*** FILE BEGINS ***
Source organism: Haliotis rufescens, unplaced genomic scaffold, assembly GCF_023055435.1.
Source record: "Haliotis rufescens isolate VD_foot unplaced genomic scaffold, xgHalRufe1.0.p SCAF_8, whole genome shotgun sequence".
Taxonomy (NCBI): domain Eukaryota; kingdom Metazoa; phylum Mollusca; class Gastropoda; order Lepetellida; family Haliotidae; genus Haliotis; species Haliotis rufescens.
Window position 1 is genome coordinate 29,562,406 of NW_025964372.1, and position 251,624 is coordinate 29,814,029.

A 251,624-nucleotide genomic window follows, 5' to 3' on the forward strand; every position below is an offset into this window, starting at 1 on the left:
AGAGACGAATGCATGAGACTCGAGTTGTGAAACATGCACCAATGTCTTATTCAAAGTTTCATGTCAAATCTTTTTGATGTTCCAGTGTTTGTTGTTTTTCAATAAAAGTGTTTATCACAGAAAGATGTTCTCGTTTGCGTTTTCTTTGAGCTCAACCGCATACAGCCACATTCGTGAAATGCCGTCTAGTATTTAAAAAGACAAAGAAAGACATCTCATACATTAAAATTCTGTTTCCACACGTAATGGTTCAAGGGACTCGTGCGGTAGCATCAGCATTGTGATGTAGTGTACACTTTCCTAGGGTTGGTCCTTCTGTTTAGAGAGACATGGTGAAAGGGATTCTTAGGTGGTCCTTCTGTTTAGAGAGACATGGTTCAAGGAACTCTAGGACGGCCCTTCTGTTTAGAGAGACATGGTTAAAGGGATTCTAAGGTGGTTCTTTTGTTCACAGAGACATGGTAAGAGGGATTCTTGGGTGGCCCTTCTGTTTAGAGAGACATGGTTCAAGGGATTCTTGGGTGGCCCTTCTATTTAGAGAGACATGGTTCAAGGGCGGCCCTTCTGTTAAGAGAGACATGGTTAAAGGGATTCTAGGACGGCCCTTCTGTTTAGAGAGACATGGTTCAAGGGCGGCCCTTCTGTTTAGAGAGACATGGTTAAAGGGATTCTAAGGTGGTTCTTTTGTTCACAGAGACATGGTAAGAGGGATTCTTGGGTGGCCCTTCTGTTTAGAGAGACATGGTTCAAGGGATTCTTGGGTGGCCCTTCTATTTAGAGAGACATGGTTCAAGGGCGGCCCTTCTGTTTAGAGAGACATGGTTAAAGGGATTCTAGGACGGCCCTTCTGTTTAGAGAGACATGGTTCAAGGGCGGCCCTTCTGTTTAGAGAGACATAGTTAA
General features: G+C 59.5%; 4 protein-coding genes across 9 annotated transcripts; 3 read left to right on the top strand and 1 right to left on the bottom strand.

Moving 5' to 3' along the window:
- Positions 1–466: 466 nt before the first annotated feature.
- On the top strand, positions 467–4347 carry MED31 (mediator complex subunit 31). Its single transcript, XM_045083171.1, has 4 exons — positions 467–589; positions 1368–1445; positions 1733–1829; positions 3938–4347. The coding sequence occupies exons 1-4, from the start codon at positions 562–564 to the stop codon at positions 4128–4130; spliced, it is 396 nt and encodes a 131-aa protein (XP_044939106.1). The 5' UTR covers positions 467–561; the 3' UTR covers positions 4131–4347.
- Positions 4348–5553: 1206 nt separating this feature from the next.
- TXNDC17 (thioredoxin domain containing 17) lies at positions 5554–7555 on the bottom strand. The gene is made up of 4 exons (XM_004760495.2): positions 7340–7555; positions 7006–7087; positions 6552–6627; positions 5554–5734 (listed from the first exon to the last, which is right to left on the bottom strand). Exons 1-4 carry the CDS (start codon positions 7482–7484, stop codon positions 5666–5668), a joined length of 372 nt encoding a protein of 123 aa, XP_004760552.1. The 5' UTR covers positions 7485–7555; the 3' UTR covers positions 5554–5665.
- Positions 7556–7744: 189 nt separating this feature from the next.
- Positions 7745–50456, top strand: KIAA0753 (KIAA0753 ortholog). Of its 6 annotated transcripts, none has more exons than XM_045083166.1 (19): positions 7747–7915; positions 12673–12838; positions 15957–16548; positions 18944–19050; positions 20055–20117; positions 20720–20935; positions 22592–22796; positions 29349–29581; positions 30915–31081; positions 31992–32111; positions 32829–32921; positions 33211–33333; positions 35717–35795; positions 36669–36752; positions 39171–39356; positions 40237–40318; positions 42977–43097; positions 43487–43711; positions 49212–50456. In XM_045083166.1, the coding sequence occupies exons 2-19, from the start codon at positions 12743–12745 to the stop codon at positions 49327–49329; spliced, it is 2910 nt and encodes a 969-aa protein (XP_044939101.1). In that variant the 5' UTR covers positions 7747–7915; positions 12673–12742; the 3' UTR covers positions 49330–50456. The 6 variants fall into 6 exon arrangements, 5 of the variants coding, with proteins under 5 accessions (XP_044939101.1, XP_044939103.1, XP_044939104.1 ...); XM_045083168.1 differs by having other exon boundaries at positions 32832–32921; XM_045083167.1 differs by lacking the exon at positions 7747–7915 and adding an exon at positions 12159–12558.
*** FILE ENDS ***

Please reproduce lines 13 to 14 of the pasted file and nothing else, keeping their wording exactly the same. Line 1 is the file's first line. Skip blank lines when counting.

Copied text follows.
- Positions 7556–7744: 189 nt separating this feature from the next.
- Positions 7745–50456, top strand: KIAA0753 (KIAA0753 ortholog). Of its 6 annotated transcripts, none has more exons than XM_045083166.1 (19): positions 7747–7915; positions 12673–12838; positions 15957–16548; positions 18944–19050; positions 20055–20117; positions 20720–20935; positions 22592–22796; positions 29349–29581; positions 30915–31081; positions 31992–32111; positions 32829–32921; positions 33211–33333; positions 35717–35795; positions 36669–36752; positions 39171–39356; positions 40237–40318; positions 42977–43097; positions 43487–43711; positions 49212–50456. In XM_045083166.1, the coding sequence occupies exons 2-19, from the start codon at positions 12743–12745 to the stop codon at positions 49327–49329; spliced, it is 2910 nt and encodes a 969-aa protein (XP_044939101.1). In that variant the 5' UTR covers positions 7747–7915; positions 12673–12742; the 3' UTR covers positions 49330–50456. The 6 variants fall into 6 exon arrangements, 5 of the variants coding, with proteins under 5 accessions (XP_044939101.1, XP_044939103.1, XP_044939104.1 ...); XM_045083168.1 differs by having other exon boundaries at positions 32832–32921; XM_045083167.1 differs by lacking the exon at positions 7747–7915 and adding an exon at positions 12159–12558.